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I'm building a fail safe for my form that is going to warn users that if they leave the page their form data will be lost (similar to what gmail does).

window.onbeforeunload = function () {    
        if (formIsDirty) {
            return "You have unsaved data on this form. Don't leave!";
        }
}

The above function works great in firefox, but in IE it is triggered by any href link, even ones that are links to javascript and not other pages.

for example....

<a href='javascript:someFunction();'>click</a>

I'm wondering if there is any way to get around this, as I do not want the user thinking that they are leaving the page when they are simply clicking a button on it. I do not have the option of rewriting all the various links as they are built in and numerous.

Any ideas?

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4  
Just don't use such links. Use unobtrusive Javascript instead. –  SLaks Oct 4 '11 at 15:14
    
It's not an option. We're using a highly complex system which already has all this stuff built in. I would prefer not to reinvent the wheel in this instance. –  Maxx Oct 4 '11 at 15:22
    
Can you change the links after the page has loaded? –  Tim Down Oct 4 '11 at 15:32
    
"Don't leave !" is dictatorial. You should better warn "If you leave, the unsaved data will be lost." If the user wants to leave, the user will leave, no matter what you try. The more you take abusive tactics, the more browsers and users will ignore them. –  Nicolas Barbulesco Nov 29 '13 at 10:33
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5 Answers

up vote 21 down vote accepted

You may remove and re-assign the onbeforeunload when hovering those links:

jQuery(
  function($)
  {
      //store onbeforeunload for later use
    $(window).data('beforeunload',window.onbeforeunload);  

      //remove||re-assign onbeforeunload on hover 
    $('a[href^="javascript:"]')
      .hover( 
             function(){window.onbeforeunload=null;},
             function(){window.onbeforeunload=$(window).data('beforeunload');}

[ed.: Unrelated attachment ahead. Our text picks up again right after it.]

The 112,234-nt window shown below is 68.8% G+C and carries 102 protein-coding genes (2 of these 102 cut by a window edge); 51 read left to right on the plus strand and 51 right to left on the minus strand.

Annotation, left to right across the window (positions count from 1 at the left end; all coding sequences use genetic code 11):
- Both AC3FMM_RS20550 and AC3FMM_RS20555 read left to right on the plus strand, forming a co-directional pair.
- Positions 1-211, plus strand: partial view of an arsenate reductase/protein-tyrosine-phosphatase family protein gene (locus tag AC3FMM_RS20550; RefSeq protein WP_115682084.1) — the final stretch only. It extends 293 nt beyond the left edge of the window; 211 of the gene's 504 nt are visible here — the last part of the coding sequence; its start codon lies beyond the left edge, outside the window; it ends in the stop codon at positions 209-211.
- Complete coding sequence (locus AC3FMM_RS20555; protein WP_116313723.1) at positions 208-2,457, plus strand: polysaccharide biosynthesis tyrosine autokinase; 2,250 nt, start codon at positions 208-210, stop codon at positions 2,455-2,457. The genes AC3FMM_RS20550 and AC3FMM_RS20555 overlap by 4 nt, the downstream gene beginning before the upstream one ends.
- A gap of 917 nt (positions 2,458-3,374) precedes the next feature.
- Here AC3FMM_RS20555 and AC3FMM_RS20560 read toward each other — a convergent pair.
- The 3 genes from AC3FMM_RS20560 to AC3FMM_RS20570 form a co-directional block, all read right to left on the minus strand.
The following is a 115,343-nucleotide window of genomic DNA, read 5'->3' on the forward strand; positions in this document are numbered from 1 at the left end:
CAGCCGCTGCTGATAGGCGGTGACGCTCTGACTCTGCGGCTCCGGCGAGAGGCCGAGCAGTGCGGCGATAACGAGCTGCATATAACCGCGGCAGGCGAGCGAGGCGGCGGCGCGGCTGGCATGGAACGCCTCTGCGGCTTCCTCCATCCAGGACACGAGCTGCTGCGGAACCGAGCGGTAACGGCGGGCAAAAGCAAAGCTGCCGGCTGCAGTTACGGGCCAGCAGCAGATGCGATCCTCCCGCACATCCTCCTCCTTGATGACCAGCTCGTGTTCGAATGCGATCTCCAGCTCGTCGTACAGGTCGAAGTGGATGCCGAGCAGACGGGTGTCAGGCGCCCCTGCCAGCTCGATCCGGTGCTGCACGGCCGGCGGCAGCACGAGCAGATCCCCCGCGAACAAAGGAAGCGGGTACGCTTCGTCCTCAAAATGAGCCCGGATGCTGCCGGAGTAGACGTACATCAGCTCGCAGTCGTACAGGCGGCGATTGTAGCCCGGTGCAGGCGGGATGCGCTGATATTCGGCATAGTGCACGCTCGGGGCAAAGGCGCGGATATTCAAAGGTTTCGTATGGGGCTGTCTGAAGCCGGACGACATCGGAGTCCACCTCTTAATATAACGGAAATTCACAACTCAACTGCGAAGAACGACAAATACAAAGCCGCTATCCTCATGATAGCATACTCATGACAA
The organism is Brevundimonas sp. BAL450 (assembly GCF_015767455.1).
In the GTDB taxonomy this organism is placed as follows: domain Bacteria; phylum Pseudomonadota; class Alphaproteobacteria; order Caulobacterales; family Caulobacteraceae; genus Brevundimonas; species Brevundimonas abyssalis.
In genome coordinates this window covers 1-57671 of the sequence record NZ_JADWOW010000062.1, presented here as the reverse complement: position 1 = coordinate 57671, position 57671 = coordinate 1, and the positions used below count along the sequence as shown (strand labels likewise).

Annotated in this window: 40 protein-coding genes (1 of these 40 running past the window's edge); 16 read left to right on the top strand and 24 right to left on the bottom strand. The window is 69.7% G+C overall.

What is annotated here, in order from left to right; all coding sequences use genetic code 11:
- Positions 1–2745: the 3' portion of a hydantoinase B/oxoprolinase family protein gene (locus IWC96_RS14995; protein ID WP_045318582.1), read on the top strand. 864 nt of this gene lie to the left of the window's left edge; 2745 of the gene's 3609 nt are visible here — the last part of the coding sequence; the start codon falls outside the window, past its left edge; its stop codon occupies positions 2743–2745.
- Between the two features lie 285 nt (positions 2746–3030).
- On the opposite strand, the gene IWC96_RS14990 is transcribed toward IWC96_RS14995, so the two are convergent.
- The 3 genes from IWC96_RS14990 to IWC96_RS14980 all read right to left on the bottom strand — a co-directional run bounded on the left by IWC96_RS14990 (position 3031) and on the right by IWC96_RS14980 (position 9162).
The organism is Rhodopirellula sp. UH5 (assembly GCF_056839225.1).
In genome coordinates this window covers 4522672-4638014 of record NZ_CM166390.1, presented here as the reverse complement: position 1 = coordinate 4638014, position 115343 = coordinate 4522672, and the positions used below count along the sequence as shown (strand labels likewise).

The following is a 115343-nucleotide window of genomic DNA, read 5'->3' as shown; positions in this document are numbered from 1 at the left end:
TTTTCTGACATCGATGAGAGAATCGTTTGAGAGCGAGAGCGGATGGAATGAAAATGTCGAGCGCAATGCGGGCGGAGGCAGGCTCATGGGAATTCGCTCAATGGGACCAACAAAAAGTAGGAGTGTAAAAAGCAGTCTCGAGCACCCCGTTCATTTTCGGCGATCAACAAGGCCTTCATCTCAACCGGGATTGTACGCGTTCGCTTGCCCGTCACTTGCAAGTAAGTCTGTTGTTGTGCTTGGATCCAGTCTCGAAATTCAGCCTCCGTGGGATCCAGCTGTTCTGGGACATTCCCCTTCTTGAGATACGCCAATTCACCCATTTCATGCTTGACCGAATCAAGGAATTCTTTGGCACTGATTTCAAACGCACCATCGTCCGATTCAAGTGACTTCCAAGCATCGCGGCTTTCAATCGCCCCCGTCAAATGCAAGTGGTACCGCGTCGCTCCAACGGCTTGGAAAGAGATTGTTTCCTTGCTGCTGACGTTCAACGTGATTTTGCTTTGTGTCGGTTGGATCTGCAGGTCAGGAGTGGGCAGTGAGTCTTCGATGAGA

);

  }
);
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I was considering doing something like this. I guess I'll give it a try and deal with the hours of regression testing if it appears to work. Thank you. –  Maxx Oct 4 '11 at 18:37
1  
I ended up going with this solution. It works as expected and is fairly solid for this kind of workaround. Thank you for the help. –  Maxx Oct 10 '11 at 15:29
    
This works great. However, you can also simply return false in your function that is bound to the anchor tag - at least that is how I was able to get around this. –  anAgent Jun 12 '12 at 18:13
    
Simply returning false doesn't seem to do the trick on IE. I had to resort to using the onhover trick –  shrisha Dec 5 '12 at 8:00
    
IE is the devil! Unless gov-types are forcing me, I only use Chrome / Firefox. The few 'benefits' in using IE do not seem so conducive to being productive. –  Hardryv Apr 11 '13 at 17:52
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Move any script to a click event handler instead, with a fallback page for users without JavaScript:

<a href="foo.html" onclick="someFunction(); return false">click</a>

The unobtrusive JS champions out there will probably object to the use of the onclick attribute, but the fact is that it works, it's the simplest way to add an event handler and the simplest way to provide an example. For better separation of concerns, you could instead use either a DOM0 onclick property, addEventListener() / attachEvent() or a library.

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1  
This would still trigger the onbeforeunload event. Also, I do not have the luxury of rewriting the links. –  Maxx Oct 4 '11 at 15:21
    
Thank you for the update, but this does not prevent the onbeforeunload event from triggering. –  Maxx Oct 4 '11 at 15:29
    
@Maxx: It won't trigger the beforeunload event so long as someFunction() doesn't throw an error: the return false sees to that. –  Tim Down Oct 4 '11 at 15:31
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I just ran into a similar problem and found a very easy solution:

$("a").mousedown(function() {
    $(window).unbind();
});

This will remove the onbeforeunload event just before the click event is triggered.

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If the user mouse is on a link and they trigger refresh page with the keyboard or activate a link with the keyboard, the prompt won't show up. So Dr.Molle approach will not work in this rare case.

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If you include a bookmark symbol in the href of the a tag you should be able to still use the onclick event to include your JavaScript.

<a href="#" onclick='someFunction();'>click</a>

I’ve run a number of tests and this appears to execute the JavaScript without triggering the onbeforeunload event. I’d be curious to know if this works for others or if you still have the same problem after implementing a tags in this manner.

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I believe this still triggers the call, unfortunately. –  Maxx Jun 21 '13 at 17:16
    
I have a "submit" button, so I can't do that. –  Nicolas Barbulesco Nov 29 '13 at 10:45
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